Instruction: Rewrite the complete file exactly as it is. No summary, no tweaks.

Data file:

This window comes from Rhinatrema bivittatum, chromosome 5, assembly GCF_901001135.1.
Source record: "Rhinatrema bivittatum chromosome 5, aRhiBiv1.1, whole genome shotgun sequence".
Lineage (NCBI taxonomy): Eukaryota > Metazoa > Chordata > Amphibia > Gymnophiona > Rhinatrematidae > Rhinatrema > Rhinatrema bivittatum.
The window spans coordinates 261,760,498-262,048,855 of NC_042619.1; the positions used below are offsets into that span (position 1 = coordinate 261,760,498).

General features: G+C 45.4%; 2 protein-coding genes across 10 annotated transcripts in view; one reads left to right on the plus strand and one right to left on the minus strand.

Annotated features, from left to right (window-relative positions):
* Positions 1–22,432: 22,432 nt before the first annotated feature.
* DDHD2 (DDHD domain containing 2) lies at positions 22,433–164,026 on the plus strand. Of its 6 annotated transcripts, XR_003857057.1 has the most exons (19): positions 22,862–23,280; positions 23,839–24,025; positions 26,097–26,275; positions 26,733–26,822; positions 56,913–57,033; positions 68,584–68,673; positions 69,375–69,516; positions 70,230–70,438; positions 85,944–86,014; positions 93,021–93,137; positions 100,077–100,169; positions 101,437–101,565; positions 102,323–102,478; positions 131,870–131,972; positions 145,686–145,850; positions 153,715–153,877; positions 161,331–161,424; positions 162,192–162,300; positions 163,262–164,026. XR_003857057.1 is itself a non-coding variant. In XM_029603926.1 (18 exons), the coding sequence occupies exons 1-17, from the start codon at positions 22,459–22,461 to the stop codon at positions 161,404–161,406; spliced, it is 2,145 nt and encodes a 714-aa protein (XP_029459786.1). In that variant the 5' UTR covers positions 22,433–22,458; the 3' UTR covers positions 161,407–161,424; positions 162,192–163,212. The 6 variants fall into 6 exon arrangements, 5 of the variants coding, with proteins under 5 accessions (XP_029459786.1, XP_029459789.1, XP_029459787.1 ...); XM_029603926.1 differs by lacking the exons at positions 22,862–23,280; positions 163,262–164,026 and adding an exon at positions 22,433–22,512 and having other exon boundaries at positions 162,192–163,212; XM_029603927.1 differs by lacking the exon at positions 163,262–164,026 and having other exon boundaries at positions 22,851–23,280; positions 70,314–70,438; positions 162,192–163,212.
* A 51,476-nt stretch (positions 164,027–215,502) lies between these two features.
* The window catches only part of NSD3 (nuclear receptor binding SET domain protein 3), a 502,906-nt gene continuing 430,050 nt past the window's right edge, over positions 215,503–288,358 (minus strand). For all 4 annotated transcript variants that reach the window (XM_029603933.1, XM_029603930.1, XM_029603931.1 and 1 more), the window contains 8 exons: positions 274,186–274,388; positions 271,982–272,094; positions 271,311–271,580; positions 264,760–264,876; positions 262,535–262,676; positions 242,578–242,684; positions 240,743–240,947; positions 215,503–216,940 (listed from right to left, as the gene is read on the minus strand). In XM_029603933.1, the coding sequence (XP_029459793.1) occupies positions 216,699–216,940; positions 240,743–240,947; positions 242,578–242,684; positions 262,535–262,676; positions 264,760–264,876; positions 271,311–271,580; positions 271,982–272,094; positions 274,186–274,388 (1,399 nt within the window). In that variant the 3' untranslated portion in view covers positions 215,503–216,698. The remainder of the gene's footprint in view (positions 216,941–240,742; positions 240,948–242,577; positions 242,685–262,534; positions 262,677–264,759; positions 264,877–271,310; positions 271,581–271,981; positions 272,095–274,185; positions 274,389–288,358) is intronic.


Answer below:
This window comes from Rhinatrema bivittatum, chromosome 5, assembly GCF_901001135.1.
Source record: "Rhinatrema bivittatum chromosome 5, aRhiBiv1.1, whole genome shotgun sequence".
Lineage (NCBI taxonomy): Eukaryota > Metazoa > Chordata > Amphibia > Gymnophiona > Rhinatrematidae > Rhinatrema > Rhinatrema bivittatum.
The window spans coordinates 261,760,498-262,048,855 of NC_042619.1; the positions used below are offsets into that span (position 1 = coordinate 261,760,498).

General features: G+C 45.4%; 2 protein-coding genes across 10 annotated transcripts in view; one reads left to right on the plus strand and one right to left on the minus strand.

Annotated features, from left to right (window-relative positions):
* Positions 1–22,432: 22,432 nt before the first annotated feature.
* DDHD2 (DDHD domain containing 2) lies at positions 22,433–164,026 on the plus strand. Of its 6 annotated transcripts, XR_003857057.1 has the most exons (19): positions 22,862–23,280; positions 23,839–24,025; positions 26,097–26,275; positions 26,733–26,822; positions 56,913–57,033; positions 68,584–68,673; positions 69,375–69,516; positions 70,230–70,438; positions 85,944–86,014; positions 93,021–93,137; positions 100,077–100,169; positions 101,437–101,565; positions 102,323–102,478; positions 131,870–131,972; positions 145,686–145,850; positions 153,715–153,877; positions 161,331–161,424; positions 162,192–162,300; positions 163,262–164,026. XR_003857057.1 is itself a non-coding variant. In XM_029603926.1 (18 exons), the coding sequence occupies exons 1-17, from the start codon at positions 22,459–22,461 to the stop codon at positions 161,404–161,406; spliced, it is 2,145 nt and encodes a 714-aa protein (XP_029459786.1). In that variant the 5' UTR covers positions 22,433–22,458; the 3' UTR covers positions 161,407–161,424; positions 162,192–163,212. The 6 variants fall into 6 exon arrangements, 5 of the variants coding, with proteins under 5 accessions (XP_029459786.1, XP_029459789.1, XP_029459787.1 ...); XM_029603926.1 differs by lacking the exons at positions 22,862–23,280; positions 163,262–164,026 and adding an exon at positions 22,433–22,512 and having other exon boundaries at positions 162,192–163,212; XM_029603927.1 differs by lacking the exon at positions 163,262–164,026 and having other exon boundaries at positions 22,851–23,280; positions 70,314–70,438; positions 162,192–163,212.
* A 51,476-nt stretch (positions 164,027–215,502) lies between these two features.
* The window catches only part of NSD3 (nuclear receptor binding SET domain protein 3), a 502,906-nt gene continuing 430,050 nt past the window's right edge, over positions 215,503–288,358 (minus strand). For all 4 annotated transcript variants that reach the window (XM_029603933.1, XM_029603930.1, XM_029603931.1 and 1 more), the window contains 8 exons: positions 274,186–274,388; positions 271,982–272,094; positions 271,311–271,580; positions 264,760–264,876; positions 262,535–262,676; positions 242,578–242,684; positions 240,743–240,947; positions 215,503–216,940 (listed from right to left, as the gene is read on the minus strand). In XM_029603933.1, the coding sequence (XP_029459793.1) occupies positions 216,699–216,940; positions 240,743–240,947; positions 242,578–242,684; positions 262,535–262,676; positions 264,760–264,876; positions 271,311–271,580; positions 271,982–272,094; positions 274,186–274,388 (1,399 nt within the window). In that variant the 3' untranslated portion in view covers positions 215,503–216,698. The remainder of the gene's footprint in view (positions 216,941–240,742; positions 240,948–242,577; positions 242,685–262,534; positions 262,677–264,759; positions 264,877–271,310; positions 271,581–271,981; positions 272,095–274,185; positions 274,389–288,358) is intronic.